Saturday, October 29, 2011

Treating Dog Skin Allergies

If you are dealing with a sort of skin problem, or just reflecting on when you did, you are probably wandering into memories of pubescent life and teenager angst when your face was covered with zits and you were getting nervous about going into the public eye with them. In a nut shell, worrying about skin problem before major events was high school. Only, you were probably not considering those pimples to be skin allergies. And if that's true then you definitely weren't thinking that your family pet could get such a thing, or maybe that dog skin allergies were much like humans.

And that's the truth of the matter that many do not realize, and that's that dog skin allergies can be just as critical a concern as human's.

Not to mention the fact that dog skin allergies have symptoms that might actually just appear to be regular dog behavior. Let's be honest, when was the last time you looked suspiciously at a dog scratching its ear? With all that hair covering up their actual layer of skin, it can be a difficult game to detect rashes.

That is how dog skin allergies seem to turn up. The dog might attract the allergy from a random source, and then the days go by that he or she is experiencing the effects of the allergy. Only no one exactly notices because there is nothing visible, and there is nothing out of the ordinary about a dog taking its hind leg to the back of the ear. In fact, it could be more alarming if your pet is not demonstrating such a habitual love.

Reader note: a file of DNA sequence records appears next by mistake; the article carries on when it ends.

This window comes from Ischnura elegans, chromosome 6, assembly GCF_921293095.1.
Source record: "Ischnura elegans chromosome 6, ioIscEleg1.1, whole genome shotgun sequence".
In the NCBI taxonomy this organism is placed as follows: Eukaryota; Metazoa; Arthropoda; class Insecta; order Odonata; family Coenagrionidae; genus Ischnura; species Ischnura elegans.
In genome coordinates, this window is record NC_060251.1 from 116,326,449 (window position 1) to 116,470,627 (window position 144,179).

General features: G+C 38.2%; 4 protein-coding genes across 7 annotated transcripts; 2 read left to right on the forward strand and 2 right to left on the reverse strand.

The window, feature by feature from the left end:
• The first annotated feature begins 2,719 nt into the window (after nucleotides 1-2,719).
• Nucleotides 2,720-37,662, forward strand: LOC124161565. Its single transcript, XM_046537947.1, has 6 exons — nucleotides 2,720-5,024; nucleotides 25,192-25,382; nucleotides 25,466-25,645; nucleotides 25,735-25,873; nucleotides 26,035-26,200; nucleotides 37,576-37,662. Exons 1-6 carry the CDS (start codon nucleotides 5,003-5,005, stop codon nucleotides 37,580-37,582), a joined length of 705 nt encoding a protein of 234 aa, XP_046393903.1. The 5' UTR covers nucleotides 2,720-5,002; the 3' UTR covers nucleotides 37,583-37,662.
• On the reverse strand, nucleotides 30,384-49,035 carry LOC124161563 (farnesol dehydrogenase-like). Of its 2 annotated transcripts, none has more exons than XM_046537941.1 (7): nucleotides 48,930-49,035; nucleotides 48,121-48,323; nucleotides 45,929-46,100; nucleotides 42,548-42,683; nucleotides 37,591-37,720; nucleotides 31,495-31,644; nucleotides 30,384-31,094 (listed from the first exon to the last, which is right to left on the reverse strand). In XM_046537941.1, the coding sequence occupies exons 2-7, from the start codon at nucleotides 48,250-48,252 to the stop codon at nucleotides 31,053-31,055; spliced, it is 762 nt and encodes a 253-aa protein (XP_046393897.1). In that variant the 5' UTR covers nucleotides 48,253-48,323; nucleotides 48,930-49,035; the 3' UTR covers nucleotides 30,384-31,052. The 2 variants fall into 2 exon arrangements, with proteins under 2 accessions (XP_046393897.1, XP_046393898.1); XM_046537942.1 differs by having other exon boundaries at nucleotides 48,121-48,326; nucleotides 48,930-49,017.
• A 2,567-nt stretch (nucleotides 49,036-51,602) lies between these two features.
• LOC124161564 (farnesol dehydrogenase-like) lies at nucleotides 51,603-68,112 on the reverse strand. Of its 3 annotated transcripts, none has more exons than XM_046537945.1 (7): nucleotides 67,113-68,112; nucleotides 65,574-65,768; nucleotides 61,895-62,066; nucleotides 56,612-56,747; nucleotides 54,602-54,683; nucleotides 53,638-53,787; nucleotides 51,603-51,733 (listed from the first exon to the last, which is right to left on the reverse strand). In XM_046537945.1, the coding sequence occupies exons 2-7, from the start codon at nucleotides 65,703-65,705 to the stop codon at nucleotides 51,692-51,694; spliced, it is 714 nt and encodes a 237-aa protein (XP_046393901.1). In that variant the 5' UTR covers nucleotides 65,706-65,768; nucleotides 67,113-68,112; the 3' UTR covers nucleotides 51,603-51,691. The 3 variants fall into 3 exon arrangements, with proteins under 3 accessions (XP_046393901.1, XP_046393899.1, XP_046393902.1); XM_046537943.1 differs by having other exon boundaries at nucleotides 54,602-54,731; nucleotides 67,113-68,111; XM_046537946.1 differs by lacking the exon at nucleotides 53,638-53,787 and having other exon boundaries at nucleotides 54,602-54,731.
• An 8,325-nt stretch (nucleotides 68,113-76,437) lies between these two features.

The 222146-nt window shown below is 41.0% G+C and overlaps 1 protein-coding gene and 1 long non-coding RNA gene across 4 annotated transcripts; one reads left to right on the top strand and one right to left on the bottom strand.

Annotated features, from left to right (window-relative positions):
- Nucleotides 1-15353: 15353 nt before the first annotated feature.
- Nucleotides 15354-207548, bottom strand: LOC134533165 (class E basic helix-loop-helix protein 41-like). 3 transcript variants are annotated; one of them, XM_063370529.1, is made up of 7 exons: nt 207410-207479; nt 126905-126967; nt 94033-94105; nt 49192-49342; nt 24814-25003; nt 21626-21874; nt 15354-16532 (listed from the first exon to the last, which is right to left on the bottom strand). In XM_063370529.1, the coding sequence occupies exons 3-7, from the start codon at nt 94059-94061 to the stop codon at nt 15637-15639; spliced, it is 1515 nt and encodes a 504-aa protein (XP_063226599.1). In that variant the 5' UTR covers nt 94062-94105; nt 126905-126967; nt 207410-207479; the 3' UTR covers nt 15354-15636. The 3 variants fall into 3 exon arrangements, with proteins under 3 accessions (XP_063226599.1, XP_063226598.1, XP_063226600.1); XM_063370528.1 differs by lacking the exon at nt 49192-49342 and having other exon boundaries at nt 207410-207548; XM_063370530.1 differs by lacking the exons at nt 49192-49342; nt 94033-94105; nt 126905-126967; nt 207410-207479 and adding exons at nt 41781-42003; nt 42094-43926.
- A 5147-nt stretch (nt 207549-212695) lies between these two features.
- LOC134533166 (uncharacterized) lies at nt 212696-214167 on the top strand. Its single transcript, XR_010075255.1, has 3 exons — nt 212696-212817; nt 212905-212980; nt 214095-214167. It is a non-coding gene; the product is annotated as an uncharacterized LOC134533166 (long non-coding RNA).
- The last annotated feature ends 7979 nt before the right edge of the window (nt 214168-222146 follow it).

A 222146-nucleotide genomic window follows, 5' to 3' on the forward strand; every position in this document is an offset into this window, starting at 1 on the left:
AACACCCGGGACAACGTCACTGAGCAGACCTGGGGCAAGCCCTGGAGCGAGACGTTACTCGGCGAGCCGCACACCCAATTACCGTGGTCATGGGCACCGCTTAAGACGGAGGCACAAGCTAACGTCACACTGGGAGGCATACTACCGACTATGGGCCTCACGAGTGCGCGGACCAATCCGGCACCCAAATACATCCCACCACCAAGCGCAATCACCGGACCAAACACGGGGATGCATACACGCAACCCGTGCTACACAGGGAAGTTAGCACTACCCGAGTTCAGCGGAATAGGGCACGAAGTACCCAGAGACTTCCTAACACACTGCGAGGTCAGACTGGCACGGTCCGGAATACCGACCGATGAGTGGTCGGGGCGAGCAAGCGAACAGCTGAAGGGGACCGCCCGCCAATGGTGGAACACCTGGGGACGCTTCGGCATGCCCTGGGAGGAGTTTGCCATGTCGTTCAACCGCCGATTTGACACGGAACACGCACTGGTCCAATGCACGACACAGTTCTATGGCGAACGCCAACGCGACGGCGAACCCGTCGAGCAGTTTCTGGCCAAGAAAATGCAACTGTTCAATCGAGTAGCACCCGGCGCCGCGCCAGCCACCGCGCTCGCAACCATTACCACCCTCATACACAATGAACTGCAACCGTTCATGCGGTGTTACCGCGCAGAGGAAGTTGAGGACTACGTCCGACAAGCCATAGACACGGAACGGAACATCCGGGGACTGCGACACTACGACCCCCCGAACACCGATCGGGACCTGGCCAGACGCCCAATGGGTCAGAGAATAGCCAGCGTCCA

However, dog skin allergies are brutal to attend with and unbelievably common overall.

To begin, the most recognized cause is with fleas. Fleas are going to be a risk if a dog is outside for any length of time. But, this flea risk can be cumbersome for someone who thinks they are treating fleas, but actually need to be treating a more serious allergy.

How did those reactions occur? Simple, from allergens in house dust, in pollen outside, or just grass outside that the dog was rolling around in. It's almost impossible to tell what triggered it.

With the latter under one's belt, they must also consider the food option. Was the dog fed a scrap of table food they were not supposed to get? Or, did they simply not like their new brand of dog food. Dog skin allergies are not picky enemies.

Now, this is simply a plain survey of what one should look out for in terms of possible allergens. One should also know that symptoms go beyond scratching, resulting in swelling or hives. So always look out for that.

And that's it. Now, we know this means you have a whole other can of worms to work with, but it is for good measure. By having a handle on dog skin allergies, one can hopefully prevent distress for their dog and bolster the kind of life he or she leads. We think that is something that counts.

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